Membership will be by invitation only, Mann said, and use of the property will in general be restricted to paying members-though at times, he suggested, he would be open to arranging special visits by local organizations such as Camp Dudley or the school.
In response to a question from George Maffey about what kind of farming he plans, Mann said that he hopes to provide mixed locally grown products to large local outlets such as supermarkets and restaurants.
"I'm hoping that the farm itself will be a profit center," he said.
William McHone asked where the staff will come from.
"We want the assistance of local people whenever possible," Mann replied. "It's locals first-that's the policy."
During the public comment part of the hearing, Dan McCormick read a letter from his niece and nephew, Tom and Deborah Pastore, whose house adjoins the property. The couple expressed concern about the large scale of the construction, but also thanked Mann and his team for their responsiveness and consideration in addressing their concerns. Shami McCormick, Mr. McCormick's wife, whose family has occupied the neighboring property for several generations, also expressed her appreciation for the thoughtfulness with which the project has been conducted.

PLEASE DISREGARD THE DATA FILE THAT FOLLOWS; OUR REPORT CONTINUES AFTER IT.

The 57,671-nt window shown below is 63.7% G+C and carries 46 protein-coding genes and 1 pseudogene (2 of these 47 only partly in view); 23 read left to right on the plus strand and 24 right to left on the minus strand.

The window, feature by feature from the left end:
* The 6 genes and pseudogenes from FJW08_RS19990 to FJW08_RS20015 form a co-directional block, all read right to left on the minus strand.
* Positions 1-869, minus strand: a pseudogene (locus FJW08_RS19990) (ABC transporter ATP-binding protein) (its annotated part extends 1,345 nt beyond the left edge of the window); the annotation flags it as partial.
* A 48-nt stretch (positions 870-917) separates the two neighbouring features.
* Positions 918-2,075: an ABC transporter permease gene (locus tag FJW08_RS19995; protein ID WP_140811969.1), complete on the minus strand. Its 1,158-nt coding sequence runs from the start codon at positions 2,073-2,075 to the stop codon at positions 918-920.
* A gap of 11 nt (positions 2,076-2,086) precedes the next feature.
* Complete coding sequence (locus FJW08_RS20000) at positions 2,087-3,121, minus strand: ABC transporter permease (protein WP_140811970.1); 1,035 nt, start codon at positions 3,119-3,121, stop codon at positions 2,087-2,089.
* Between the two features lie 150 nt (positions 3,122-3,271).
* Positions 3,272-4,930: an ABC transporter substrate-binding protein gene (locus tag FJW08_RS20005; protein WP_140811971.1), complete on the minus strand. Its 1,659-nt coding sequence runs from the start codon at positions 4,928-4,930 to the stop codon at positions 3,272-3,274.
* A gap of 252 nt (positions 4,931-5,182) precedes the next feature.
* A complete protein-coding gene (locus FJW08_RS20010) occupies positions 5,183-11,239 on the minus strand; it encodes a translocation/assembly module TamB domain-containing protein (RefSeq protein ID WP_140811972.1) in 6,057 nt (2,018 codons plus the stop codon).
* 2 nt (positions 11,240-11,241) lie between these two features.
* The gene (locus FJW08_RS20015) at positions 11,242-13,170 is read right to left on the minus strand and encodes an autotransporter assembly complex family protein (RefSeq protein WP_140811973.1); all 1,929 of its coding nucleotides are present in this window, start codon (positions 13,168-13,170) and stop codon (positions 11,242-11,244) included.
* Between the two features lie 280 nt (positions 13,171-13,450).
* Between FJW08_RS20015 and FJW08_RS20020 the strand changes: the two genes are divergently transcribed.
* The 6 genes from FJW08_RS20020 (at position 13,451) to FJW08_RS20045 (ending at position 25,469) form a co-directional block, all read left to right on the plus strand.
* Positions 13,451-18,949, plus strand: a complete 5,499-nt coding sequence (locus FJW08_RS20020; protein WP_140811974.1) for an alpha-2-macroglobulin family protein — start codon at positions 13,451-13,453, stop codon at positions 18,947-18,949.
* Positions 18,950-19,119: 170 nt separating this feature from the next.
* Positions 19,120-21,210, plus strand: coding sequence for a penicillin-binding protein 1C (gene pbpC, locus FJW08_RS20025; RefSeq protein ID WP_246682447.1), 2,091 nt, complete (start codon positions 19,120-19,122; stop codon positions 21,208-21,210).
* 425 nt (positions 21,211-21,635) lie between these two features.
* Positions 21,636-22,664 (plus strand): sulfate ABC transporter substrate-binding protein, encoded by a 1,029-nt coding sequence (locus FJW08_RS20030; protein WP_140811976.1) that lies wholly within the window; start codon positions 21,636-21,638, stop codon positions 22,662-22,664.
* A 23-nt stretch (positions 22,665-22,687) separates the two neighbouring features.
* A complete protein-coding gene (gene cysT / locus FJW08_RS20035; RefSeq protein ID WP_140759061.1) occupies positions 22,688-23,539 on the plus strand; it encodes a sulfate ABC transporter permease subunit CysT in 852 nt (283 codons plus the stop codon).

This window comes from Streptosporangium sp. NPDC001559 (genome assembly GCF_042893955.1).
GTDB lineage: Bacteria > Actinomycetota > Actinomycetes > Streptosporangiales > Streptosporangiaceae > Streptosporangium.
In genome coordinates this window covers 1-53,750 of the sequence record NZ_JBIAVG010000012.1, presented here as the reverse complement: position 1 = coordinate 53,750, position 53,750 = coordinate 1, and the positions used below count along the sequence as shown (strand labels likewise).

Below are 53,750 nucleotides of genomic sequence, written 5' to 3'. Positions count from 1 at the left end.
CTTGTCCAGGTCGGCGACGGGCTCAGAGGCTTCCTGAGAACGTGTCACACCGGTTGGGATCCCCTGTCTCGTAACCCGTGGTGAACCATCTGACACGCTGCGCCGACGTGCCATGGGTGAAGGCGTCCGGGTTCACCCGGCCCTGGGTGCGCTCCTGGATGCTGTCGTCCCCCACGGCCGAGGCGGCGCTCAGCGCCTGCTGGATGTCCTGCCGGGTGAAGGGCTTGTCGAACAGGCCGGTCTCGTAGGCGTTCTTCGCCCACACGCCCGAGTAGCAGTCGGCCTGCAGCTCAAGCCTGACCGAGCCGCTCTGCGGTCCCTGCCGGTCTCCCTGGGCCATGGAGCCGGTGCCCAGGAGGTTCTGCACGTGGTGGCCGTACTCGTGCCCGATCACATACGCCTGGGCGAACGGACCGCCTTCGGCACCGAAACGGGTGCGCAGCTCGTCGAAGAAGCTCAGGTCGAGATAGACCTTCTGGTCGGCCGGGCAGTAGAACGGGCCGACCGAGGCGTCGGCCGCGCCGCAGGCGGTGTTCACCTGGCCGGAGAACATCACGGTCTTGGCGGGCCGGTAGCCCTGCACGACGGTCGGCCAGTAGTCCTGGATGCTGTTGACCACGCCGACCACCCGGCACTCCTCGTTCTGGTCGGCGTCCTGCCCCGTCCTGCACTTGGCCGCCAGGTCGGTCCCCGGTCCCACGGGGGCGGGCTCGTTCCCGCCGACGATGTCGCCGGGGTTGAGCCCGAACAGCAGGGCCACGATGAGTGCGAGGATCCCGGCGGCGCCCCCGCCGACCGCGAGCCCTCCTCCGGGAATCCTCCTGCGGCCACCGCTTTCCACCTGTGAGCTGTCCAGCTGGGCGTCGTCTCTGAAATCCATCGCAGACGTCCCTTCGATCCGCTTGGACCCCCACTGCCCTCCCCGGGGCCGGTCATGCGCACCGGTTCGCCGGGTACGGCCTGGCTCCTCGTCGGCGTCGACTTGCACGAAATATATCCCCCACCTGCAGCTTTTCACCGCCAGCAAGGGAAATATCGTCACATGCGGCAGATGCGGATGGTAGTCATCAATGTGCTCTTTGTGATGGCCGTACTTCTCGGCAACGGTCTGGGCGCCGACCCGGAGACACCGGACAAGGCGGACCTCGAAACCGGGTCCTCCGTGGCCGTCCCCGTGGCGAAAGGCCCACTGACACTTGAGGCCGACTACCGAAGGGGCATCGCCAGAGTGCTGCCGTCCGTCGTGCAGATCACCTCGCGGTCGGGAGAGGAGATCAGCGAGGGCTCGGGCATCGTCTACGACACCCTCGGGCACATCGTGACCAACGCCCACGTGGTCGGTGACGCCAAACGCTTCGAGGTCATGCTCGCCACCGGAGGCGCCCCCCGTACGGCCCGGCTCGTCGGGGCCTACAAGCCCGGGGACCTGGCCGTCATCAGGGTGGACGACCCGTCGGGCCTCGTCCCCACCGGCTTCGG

Offering his enthusiastic blessing, Russell Paquette observed wryly that he had never been invited to the property earlier and wouldn't mind not being invited in the future. Bruce Ware read a statement from the Chamber of Commerce expressing their full support of the project, and several others joined the McCormicks, Paquette, and Ware in welcoming Mann to the community and wishing him good luck.